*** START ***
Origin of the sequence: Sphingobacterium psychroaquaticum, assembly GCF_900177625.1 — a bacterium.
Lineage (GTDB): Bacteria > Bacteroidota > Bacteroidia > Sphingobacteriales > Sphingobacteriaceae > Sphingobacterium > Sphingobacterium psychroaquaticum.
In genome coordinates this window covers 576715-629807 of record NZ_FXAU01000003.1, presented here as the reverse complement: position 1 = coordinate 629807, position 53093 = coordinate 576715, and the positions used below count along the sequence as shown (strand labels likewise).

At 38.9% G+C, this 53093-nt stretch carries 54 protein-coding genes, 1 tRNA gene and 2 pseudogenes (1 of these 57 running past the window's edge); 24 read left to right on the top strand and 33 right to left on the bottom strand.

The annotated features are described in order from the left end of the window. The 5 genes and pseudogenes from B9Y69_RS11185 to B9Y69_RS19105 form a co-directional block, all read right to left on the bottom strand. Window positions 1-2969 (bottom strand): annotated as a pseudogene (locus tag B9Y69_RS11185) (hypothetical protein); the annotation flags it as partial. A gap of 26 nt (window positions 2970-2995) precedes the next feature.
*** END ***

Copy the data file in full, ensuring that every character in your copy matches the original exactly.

Origin of the sequence: Sphingobacterium psychroaquaticum, assembly GCF_900177625.1 — a bacterium.
Lineage (GTDB): Bacteria > Bacteroidota > Bacteroidia > Sphingobacteriales > Sphingobacteriaceae > Sphingobacterium > Sphingobacterium psychroaquaticum.
In genome coordinates this window covers 576715-629807 of record NZ_FXAU01000003.1, presented here as the reverse complement: position 1 = coordinate 629807, position 53093 = coordinate 576715, and the positions used below count along the sequence as shown (strand labels likewise).

At 38.9% G+C, this 53093-nt stretch carries 54 protein-coding genes, 1 tRNA gene and 2 pseudogenes (1 of these 57 running past the window's edge); 24 read left to right on the top strand and 33 right to left on the bottom strand.

The annotated features are described in order from the left end of the window. The 5 genes and pseudogenes from B9Y69_RS11185 to B9Y69_RS19105 form a co-directional block, all read right to left on the bottom strand. Window positions 1-2969 (bottom strand): annotated as a pseudogene (locus tag B9Y69_RS11185) (hypothetical protein); the annotation flags it as partial. A gap of 26 nt (window positions 2970-2995) precedes the next feature.